Up in Roy Huggins’ bedroom is a picture taken of him in 1960, smiling smugly at the camera. It was shot by his wife just moments after he came up with the idea for a television series called “The Fugitive.”
“I felt it was a great idea, and I wanted to record the moment in history when I thought of it,” Huggins explained.
Twenty-three years later, “The Fugitive” still brings that smile to Huggins’ face. His idea, about an innocent man accused of murdering his wife who escapes from authorities to engage in a relentless pursuit of the real killer--a one-armed man--had a successful run on ABC from 1963 to 1967.
Huggins’ smile will probably grow wider still today with the release of the big-screen version of “The Fugitive,” which is expected to do blockbuster business. Huggins is one of the executive producers of the Warner Bros. film, which stars Harrison Ford as the hunted Dr. Richard Kimble and Tommy Lee Jones as his obsessive hunter, U.S. Marshal Sam Gerard, who is determined to bring him to justice.
The big-screen “Fugitive” marks yet another milestone for the 79-year-old Huggins, who also created such classic television series as “Maverick,” “77 Sunset Strip,” “Run for Your Life” and (with Stephen J. Cannell) “The Rockford Files.” He said the film effectively captures the spirit of the series, which starred David Janssen as Kimble and Barry Morse as Lt. Philip Gerard.
“The filmmakers and the people at Warners did a tremendously good job with this movie,” Huggins said enthusiastically as he relaxed in the living room of his large West Los Angeles-area home. “I don’t really take any credit for it. Wish I could.”
Huggins had to leave the film in mid-shoot after he was diagnosed with throat cancer. He was successfully treated and is now feeling fine.
“The Fugitive” is the latest in a recent rash of vintage television shows and sketches that are being resurrected in feature films. “The Addams Family,” “The Untouchables,” “Dragnet,” “Wayne’s World,” “Coneheads” and “Dennis the Menace” have already come down the pike. On the horizon are “The Beverly Hillbillies,” “The Flintstones” and “Maverick.”
Huggins doesn’t believe the trend is a sign of declining creativity in Hollywood.
“The movie-making community is just as creative as ever,” he said. “But making movies is such a gamble that they like to go with titles that have a large curiosity factor. The bottom line is financial and insecurity.”
Bringing “The Fugitive” to the big screen had its own problems, said Huggins. “I always had the right to make the show as a movie, but I couldn’t figure out how to do it. The series had come to a conclusion with Kimble catching the one-armed man and being found innocent. The movie had to be different--catching the one-armed man wouldn’t be enough. There had to be a second-act curtain and something else would have to happen.”
Keith Barish, the other executive producer for the film, convinced Huggins that an exciting movie could be made. “He said the people who go to movies hadn’t seen the show when it was first on, so it would be new to them. All these other elements were added to make it fresh, and they added the last twist. They did what they had to do.”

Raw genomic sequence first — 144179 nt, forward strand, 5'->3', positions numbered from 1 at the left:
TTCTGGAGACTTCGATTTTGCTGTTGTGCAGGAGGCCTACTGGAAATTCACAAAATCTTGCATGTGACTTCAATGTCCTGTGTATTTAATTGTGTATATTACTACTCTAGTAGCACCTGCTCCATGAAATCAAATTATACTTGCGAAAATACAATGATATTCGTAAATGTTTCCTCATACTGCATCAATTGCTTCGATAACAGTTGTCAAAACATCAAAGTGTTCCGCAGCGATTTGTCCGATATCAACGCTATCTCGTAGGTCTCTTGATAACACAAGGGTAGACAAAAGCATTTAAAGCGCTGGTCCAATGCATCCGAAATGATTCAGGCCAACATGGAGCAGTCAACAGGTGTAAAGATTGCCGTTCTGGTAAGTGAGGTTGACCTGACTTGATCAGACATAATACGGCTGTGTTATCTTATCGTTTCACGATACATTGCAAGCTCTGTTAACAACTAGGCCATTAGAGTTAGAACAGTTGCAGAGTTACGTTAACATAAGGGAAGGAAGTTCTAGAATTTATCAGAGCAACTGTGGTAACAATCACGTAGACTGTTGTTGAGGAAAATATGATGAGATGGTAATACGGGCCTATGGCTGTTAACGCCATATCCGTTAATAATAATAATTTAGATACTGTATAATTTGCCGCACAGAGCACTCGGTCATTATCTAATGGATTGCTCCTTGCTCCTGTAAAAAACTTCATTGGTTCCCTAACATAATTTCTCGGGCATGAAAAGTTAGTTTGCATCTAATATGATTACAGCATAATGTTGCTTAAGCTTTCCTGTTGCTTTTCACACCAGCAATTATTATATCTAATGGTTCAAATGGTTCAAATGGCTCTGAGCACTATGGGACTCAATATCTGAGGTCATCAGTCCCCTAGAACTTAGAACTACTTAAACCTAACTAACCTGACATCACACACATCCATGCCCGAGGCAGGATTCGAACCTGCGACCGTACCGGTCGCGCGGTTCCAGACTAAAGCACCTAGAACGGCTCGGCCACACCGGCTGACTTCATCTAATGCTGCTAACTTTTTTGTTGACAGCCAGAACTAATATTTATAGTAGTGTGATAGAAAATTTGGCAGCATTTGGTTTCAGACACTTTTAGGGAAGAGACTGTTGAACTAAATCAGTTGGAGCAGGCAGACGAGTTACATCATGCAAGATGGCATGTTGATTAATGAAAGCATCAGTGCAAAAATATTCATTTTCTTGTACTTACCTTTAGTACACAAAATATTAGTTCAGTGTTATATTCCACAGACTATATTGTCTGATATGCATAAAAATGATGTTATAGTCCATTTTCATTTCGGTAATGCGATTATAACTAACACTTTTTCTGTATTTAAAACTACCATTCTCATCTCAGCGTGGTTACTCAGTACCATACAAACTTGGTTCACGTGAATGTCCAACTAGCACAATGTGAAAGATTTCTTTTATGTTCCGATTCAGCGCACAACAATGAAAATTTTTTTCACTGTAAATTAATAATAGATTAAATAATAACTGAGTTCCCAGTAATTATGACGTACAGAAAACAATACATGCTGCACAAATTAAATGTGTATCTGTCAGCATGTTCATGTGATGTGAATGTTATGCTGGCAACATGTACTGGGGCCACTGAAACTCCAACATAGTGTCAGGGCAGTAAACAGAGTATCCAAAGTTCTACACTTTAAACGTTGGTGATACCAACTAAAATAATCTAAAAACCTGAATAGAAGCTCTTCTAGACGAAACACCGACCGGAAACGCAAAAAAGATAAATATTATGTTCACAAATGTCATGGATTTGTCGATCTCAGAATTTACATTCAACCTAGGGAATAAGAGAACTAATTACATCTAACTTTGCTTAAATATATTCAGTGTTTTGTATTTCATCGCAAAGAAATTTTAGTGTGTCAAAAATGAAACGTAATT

(“The Fugitive” television show is currently running on cable’s Arts & Entertainment channel at 8 a.m. and 1 p.m. weekdays. The first episode will be shown Saturday at 4 p.m. and the two-part finale, still one of the highest-rated series episodes in the history of television, will be shown Saturday at 5 p.m. and 9 p.m. NBC will also show the first “Fugitive” on Aug. 18 at 10 p.m., part one of the finale on Aug. 19 at 10 p.m. and part two on Aug. 21 at 10 p.m.)
Huggins came up with the idea for “The Fugitive” after leaving Warner Bros., where he had served as producer of “Cheyenne,” a Western that was the first filmed hourlong series and the first series produced by a movie studio.
“Westerns were tremendously popular at the time, and I was trying to figure out how to put that kind of genre into a contemporary environment,” Huggins recalled. “I wanted to have a hero who behaved like a Western hero--who was totally free, had no permanent residence or commitments, no responsibilities.”
Huggins said he never intended the show to turn into a chase drama: “I never wanted to emphasize that aspect. I wanted it basically to be a show about a man who was in trouble the moment he got up from bed every day. But (executive producer) Quinn Martin added that aspect to it, turning it into a ‘Les Miserables’ sort of show. Without him, there never would have been a Javert-sort of character with Girard.”
But even though he was so confident with the “Fugitive” concept that he had his wife break out the camera to record the moment, the idea was met with hostility.
“And I intended to stay out,” he said.
For two years, Huggins got the same response--from his lawyer to his agent to close friends who told him it would ruin his career. “They thought it was distasteful, glorified lawlessness and seemed pointless. I was so upset I decided to enter graduate school at UCLA to study political theory. I was through with television.”
Only in a later meeting with Leonard Goldenson, who was then president of American Broadcasting-Paramount Theaters, the precursor of ABC Inc., did “The Fugitive” finally find validation.
Now the show and movie have Huggins running. He said there’s the possibility of a sequel to the film and of a new television version.
Huggins is also writing his memoirs of his golden age of television, “Tears From a Glass Eye.” He has no desire to get back into television on a full-time basis: “It’s for younger men--preferably around 14.”